i have a small doubt concerning the behavior of cache in a buffer overflow attack.
consider the following sequence of events:
1. suppose stack is in d-cache.
2. assume no context switch occurs.
3. return statement causes a return to a location on the stack and %eip points to stack address.
4. processor looks for stack address(code) in i-cache.
5. L1 cache miss. bring old stack from L2.
6. so new stack has not been written back to memory and old stack is loaded into i-cache.
7. stack coexisting in both d and i cache.
only one of the changes is actually written back.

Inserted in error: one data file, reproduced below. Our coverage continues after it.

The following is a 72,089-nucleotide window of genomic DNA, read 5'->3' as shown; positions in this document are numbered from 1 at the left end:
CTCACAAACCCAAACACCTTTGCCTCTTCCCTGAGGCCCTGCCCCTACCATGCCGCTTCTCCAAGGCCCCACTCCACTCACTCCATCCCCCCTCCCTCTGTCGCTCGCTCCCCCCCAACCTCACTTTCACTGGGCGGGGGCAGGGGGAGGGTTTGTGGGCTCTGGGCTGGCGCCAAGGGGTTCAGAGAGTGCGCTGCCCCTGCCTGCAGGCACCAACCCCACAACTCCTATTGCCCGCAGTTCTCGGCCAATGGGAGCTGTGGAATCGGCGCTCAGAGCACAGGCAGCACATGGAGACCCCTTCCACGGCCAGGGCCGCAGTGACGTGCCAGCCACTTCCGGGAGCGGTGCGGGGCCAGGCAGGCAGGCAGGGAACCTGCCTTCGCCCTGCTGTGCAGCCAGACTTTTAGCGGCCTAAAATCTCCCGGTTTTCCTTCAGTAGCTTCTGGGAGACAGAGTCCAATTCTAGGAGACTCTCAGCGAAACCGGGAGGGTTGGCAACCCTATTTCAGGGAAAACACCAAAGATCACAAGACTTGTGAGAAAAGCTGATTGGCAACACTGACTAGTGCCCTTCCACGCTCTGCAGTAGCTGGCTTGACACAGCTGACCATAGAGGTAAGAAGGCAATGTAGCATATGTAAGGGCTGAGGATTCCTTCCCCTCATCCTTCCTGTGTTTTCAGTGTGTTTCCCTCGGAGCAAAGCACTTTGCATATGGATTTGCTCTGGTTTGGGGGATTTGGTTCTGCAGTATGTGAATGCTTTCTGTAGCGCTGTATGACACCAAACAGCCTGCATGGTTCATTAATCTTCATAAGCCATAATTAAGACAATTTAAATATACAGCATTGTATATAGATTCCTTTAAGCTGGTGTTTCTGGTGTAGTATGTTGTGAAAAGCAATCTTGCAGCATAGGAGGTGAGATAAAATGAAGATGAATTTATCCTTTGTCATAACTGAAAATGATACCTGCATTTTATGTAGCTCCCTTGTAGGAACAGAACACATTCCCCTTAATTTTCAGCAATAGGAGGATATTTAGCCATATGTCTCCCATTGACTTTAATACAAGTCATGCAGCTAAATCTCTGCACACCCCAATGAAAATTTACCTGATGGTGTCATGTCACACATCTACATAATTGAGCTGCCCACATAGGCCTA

moreover since stack in i-cache loaded from L2 cache.
If such a sequence of events occurs then the buffer overflow attack will be foiled possibly with an invalid machine instruction exception.
is this sequence of events possible?
i understand this can now be handled by removing execute permissions from stack code but otherwise how was this handled in the pentium based systems.